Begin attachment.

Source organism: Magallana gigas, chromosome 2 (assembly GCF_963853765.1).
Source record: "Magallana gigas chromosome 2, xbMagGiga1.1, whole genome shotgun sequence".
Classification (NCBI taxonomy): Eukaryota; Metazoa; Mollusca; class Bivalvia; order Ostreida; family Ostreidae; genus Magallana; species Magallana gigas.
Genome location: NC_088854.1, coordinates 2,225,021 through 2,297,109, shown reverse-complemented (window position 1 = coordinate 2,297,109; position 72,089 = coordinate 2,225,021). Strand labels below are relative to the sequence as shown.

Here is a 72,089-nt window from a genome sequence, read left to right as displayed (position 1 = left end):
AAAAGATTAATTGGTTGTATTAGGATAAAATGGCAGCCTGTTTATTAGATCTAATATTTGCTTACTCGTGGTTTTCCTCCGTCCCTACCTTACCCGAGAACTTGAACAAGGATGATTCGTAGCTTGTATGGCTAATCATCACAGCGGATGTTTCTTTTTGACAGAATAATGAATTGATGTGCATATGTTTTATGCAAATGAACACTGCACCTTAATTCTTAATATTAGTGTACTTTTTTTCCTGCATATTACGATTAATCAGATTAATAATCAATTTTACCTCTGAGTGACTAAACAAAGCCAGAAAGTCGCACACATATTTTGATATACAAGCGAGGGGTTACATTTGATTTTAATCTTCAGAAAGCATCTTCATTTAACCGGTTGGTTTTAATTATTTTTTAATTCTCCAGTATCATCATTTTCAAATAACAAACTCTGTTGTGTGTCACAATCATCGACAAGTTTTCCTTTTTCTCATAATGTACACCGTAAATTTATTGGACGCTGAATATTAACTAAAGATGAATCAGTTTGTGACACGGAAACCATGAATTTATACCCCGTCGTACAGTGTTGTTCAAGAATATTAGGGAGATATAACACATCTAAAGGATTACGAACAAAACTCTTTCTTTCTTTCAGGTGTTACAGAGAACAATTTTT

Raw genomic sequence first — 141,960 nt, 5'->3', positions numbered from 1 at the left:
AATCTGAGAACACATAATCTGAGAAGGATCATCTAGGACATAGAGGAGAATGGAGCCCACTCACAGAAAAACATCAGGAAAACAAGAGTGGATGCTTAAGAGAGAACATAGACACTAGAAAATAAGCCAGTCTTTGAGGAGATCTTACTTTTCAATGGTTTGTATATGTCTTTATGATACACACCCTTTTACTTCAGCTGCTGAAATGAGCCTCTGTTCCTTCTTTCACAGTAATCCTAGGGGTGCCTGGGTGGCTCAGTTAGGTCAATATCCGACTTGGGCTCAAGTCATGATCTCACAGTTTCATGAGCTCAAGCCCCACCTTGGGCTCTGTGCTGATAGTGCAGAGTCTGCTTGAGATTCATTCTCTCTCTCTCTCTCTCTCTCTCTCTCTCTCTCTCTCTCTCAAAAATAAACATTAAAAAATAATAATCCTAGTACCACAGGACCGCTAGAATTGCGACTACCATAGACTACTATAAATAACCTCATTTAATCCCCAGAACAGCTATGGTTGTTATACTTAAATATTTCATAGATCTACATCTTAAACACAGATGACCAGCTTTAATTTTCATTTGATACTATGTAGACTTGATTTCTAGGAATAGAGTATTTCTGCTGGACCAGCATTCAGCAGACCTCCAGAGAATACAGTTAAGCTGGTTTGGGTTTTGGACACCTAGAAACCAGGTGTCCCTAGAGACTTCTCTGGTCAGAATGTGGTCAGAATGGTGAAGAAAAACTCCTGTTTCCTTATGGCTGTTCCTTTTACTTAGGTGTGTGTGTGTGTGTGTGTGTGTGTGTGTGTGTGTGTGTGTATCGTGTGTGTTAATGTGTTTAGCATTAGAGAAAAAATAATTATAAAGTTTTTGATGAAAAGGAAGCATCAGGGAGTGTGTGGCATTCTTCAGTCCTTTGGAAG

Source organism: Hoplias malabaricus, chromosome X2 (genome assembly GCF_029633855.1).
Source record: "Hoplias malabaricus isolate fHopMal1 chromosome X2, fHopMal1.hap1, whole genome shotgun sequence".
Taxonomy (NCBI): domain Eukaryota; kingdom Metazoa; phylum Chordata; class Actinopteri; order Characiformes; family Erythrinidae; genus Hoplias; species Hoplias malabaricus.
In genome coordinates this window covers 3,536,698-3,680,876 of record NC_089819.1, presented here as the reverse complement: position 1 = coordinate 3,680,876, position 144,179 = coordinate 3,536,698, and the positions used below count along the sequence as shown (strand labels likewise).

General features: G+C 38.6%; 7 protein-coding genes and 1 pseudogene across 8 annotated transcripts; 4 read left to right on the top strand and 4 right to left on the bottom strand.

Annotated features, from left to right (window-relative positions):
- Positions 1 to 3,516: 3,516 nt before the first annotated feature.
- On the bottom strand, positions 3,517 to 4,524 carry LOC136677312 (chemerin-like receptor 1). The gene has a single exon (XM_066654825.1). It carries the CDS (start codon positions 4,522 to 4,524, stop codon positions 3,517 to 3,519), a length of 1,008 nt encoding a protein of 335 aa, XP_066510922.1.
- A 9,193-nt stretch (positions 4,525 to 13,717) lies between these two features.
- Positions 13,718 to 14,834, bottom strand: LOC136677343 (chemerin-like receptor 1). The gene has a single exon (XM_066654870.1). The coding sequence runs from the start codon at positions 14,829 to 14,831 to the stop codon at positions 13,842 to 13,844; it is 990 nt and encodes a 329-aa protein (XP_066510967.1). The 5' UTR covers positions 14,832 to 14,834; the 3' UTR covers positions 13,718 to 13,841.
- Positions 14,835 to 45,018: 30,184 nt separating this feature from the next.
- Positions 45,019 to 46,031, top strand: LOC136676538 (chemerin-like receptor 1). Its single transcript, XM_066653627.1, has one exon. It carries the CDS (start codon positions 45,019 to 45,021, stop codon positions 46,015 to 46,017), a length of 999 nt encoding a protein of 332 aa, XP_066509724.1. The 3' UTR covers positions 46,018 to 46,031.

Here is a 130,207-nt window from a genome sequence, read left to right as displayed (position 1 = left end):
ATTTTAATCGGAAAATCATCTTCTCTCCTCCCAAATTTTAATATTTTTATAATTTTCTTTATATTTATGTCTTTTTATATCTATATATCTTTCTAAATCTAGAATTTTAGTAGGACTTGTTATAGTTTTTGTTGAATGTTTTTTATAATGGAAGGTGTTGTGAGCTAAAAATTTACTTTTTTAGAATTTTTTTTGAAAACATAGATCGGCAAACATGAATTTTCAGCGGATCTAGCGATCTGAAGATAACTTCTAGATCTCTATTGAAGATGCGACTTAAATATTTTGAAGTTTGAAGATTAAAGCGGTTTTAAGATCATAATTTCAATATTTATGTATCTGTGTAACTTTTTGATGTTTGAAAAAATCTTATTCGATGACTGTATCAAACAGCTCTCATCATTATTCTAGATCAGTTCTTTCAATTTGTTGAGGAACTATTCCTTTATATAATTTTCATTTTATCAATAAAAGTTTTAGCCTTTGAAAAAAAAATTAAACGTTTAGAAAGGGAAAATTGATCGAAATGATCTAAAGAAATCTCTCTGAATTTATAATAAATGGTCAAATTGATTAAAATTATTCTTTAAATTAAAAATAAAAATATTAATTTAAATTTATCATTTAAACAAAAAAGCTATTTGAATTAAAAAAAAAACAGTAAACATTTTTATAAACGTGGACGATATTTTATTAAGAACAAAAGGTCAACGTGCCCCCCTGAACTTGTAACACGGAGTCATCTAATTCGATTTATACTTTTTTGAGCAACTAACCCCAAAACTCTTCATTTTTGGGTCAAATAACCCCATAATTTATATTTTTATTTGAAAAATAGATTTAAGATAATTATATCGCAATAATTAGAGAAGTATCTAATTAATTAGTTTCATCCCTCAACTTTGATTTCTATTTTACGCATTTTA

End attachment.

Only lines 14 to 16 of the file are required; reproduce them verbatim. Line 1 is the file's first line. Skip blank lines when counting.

Annotated features, from left to right (window-relative positions):
- Positions 1 to 3,516: 3,516 nt before the first annotated feature.
- On the bottom strand, positions 3,517 to 4,524 carry LOC136677312 (chemerin-like receptor 1). The gene has a single exon (XM_066654825.1). It carries the CDS (start codon positions 4,522 to 4,524, stop codon positions 3,517 to 3,519), a length of 1,008 nt encoding a protein of 335 aa, XP_066510922.1.